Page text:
I always wonder, though, how much of the elimination of the opening titles stems from the fact that networks have generally taken half hour shows down to 21 minutes from 24 or even 25 when I was a kid.

Stoney said...

It must be the "Aww, let the viewers look it up on IMDB" mentality at play here! Guest actors seem to get the real shaft by this.

The credits for "M*A*S*H" were perfectly readable but did you ever see the last time the show was running on TV Land? The entire closing was dropped. Credits were shown in tiny-type and rapid flash over the final scene. When it ended, next thing was Radar watching the choppers come over the hill as the next episode begins.

Also have to mention Netflix and their injustice to closing credits. They shrink the closing to about 1/32 screen size to get you back to the episode menu faster. Stream an episode of "Cheers" and you'll see.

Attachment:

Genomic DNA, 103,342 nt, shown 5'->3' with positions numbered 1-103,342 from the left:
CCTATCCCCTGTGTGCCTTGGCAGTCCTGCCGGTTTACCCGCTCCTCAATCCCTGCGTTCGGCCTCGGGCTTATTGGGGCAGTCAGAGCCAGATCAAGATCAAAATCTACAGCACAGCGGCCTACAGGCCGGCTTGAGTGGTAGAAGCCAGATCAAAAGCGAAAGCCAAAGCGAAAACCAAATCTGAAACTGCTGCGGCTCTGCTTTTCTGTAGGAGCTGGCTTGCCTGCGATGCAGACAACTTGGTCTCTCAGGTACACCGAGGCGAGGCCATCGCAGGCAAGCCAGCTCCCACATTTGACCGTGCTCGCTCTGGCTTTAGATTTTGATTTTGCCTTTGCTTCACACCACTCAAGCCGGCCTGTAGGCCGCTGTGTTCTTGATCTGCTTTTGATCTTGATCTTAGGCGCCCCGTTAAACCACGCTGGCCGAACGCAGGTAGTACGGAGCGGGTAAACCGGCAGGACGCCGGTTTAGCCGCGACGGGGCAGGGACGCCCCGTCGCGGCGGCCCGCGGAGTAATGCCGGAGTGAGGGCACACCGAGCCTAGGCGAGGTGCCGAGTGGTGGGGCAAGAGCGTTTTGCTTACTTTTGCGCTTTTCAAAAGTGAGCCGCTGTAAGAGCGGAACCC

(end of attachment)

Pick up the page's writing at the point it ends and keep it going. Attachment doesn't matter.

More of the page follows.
B.A. said...

Louie CK's TV "series" opens with bright Franklin Bold, just like the old days. Too bad the closing credits are presented subliminally right when the DVR runs out, preventing me from verifying that the hottie in the bookstore scene really was in BROWN BUNNY. Can't tell from all the passive verbs, but somebody with a name, face and salary must be deciding to clip closing credits to get another 8% of adspace in a choked space that's already got people cutting the cord.

Alan C said...

I've always read credits. I'm not sure why except that I'm a reader. Maybe it goes back to when I was a kid and noticed that someone with the same name as my dad worked on a lot of the cartoons I watched Saturday mornings.

Big B's Random Blog said...